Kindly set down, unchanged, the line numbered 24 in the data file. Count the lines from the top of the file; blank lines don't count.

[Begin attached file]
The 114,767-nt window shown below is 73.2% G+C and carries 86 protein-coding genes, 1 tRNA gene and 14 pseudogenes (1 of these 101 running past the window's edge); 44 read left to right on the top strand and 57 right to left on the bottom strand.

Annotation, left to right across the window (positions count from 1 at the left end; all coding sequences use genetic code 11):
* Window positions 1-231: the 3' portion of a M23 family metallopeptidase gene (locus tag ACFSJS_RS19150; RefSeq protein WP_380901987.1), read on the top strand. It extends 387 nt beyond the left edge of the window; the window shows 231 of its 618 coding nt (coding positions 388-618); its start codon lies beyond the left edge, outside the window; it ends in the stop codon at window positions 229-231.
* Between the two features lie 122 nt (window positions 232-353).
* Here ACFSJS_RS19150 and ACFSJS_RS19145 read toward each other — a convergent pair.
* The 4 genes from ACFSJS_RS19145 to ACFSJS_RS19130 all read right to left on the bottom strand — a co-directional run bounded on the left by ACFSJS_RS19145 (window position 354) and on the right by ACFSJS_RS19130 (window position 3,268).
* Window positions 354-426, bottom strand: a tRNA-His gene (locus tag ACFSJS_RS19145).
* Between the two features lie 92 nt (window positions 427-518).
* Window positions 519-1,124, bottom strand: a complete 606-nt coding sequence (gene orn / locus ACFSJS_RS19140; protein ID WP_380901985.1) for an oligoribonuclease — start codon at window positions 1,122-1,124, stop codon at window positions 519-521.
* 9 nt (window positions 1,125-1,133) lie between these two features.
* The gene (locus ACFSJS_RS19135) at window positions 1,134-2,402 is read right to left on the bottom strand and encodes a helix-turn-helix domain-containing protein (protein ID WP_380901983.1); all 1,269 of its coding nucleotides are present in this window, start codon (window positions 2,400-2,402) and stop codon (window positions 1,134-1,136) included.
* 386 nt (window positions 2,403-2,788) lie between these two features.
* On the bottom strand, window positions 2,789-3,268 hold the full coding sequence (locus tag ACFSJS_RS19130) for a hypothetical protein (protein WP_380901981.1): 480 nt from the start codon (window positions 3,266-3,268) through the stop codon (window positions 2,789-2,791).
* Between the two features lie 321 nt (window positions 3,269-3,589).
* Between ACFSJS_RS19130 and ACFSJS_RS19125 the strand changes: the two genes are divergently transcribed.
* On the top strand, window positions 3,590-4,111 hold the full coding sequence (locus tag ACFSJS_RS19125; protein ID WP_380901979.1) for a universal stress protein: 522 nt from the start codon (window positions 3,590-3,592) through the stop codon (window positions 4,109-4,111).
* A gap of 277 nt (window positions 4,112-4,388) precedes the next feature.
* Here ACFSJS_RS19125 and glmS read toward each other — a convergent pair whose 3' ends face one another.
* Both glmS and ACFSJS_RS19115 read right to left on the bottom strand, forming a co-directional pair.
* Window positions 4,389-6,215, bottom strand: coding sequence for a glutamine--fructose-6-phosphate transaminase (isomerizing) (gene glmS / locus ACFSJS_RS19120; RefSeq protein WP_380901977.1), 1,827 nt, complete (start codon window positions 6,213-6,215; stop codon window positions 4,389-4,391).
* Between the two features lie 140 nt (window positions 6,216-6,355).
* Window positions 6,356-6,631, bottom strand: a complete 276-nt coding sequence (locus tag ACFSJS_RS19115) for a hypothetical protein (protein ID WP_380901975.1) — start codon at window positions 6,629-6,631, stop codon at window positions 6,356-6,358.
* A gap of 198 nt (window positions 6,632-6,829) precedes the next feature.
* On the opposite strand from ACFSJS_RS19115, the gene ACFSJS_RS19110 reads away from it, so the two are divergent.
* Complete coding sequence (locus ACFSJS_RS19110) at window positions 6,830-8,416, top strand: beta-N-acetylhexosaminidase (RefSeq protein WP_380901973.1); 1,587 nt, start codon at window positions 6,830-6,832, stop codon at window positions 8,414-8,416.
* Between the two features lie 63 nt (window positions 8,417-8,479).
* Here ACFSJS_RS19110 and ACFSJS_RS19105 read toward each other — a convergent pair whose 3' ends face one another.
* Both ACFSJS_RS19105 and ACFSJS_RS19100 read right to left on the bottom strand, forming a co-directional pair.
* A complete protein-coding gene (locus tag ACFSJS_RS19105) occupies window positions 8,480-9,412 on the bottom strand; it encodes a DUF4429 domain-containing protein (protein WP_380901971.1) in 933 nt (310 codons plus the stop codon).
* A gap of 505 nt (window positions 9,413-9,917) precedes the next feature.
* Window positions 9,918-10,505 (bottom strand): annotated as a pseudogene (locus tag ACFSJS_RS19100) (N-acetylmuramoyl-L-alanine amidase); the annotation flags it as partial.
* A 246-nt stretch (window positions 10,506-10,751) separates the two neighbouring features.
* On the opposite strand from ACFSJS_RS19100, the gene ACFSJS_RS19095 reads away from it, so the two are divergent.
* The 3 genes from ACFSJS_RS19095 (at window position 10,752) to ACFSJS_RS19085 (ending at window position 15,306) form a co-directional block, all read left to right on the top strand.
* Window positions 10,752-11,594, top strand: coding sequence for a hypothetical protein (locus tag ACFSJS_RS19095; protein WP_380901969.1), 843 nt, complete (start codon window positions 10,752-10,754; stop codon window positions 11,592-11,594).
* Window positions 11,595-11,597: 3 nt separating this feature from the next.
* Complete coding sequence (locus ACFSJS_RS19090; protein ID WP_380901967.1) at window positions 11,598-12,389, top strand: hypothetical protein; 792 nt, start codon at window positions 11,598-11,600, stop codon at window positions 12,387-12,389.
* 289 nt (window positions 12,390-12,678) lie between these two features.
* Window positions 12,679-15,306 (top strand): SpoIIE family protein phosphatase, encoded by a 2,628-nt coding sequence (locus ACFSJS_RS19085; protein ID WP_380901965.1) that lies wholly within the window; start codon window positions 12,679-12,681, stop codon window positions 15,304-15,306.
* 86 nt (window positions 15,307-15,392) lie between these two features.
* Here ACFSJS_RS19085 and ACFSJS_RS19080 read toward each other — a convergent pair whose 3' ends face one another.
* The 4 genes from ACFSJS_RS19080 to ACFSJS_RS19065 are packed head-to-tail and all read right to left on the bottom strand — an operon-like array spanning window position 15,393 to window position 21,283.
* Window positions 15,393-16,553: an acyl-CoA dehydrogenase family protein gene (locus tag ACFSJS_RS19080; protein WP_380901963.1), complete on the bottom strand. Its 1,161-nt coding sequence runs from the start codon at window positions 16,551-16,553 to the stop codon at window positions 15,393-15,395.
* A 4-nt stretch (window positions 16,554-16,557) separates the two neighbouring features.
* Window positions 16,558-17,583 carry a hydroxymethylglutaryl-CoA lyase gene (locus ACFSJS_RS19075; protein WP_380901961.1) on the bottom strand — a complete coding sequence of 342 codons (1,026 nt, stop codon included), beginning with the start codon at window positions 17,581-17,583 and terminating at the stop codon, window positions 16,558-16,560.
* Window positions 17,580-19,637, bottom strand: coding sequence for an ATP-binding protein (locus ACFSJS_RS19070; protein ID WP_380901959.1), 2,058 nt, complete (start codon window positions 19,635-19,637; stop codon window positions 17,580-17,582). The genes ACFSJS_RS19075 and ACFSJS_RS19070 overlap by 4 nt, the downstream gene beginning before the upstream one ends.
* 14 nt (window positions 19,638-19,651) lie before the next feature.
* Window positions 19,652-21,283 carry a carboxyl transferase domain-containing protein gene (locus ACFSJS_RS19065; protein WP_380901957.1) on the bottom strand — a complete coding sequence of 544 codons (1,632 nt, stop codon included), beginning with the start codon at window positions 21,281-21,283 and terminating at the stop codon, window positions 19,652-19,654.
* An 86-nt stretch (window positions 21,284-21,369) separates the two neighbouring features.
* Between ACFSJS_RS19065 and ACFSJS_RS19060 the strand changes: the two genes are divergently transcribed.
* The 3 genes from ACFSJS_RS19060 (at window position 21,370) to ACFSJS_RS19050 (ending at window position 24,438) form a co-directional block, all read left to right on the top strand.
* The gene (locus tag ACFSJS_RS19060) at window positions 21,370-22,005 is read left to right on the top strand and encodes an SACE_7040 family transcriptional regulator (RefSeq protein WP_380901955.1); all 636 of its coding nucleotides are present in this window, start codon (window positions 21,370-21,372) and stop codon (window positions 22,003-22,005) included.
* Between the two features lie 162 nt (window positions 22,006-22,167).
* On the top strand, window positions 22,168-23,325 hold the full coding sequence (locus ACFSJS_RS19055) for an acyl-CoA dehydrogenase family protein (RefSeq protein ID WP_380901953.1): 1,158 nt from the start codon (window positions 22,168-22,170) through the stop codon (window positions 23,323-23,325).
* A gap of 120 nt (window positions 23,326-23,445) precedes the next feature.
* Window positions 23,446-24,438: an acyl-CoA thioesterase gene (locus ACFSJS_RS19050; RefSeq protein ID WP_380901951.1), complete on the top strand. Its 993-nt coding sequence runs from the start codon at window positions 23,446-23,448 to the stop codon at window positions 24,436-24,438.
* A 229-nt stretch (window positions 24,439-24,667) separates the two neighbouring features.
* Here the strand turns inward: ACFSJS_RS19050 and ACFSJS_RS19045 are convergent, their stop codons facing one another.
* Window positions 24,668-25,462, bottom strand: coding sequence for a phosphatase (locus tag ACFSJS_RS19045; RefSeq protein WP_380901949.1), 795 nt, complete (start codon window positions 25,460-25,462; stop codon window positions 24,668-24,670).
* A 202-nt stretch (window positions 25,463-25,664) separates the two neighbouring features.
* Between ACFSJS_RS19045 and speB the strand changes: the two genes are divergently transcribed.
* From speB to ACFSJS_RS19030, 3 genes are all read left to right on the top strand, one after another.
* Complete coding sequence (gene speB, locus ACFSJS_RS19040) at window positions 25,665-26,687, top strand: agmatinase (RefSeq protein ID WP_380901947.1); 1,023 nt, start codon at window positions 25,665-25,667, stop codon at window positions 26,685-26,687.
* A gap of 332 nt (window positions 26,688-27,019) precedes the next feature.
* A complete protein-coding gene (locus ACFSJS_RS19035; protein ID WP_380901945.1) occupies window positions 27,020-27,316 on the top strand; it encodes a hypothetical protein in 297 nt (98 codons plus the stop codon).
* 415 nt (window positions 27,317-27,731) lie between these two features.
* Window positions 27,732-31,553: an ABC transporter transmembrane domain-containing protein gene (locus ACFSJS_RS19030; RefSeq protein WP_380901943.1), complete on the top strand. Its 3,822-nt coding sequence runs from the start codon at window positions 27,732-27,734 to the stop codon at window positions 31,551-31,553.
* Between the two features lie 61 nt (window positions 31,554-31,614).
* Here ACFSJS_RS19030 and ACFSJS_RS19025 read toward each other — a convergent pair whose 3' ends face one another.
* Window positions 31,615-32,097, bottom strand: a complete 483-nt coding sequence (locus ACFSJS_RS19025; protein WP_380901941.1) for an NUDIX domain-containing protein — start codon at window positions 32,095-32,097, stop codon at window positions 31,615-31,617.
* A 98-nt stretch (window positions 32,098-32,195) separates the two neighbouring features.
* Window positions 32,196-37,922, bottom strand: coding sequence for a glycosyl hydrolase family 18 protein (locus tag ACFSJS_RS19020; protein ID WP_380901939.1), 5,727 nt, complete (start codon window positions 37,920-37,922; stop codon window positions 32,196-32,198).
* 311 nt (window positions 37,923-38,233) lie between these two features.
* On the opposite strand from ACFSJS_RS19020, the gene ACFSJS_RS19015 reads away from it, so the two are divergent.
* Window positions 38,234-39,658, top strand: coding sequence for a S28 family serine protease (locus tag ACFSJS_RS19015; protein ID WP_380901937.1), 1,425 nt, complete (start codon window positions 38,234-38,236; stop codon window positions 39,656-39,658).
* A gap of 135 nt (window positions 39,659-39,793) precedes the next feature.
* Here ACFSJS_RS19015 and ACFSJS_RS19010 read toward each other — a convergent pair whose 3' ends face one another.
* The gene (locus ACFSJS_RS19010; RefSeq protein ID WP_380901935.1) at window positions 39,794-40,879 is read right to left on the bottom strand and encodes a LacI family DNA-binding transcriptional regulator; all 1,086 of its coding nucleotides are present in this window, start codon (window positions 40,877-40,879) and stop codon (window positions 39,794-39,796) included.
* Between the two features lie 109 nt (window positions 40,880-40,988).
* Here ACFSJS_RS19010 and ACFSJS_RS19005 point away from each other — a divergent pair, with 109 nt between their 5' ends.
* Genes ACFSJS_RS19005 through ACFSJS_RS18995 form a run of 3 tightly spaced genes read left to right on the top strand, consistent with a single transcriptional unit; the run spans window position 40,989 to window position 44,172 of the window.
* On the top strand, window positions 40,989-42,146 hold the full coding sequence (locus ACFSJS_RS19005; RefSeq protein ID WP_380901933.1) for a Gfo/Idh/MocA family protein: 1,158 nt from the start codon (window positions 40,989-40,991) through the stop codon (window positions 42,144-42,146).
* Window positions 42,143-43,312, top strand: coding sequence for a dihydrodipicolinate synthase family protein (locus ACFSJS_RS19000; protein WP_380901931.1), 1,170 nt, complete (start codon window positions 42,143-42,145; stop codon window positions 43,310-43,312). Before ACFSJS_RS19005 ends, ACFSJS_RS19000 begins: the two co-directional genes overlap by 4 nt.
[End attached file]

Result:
* On the opposite strand from ACFSJS_RS19115, the gene ACFSJS_RS19110 reads away from it, so the two are divergent.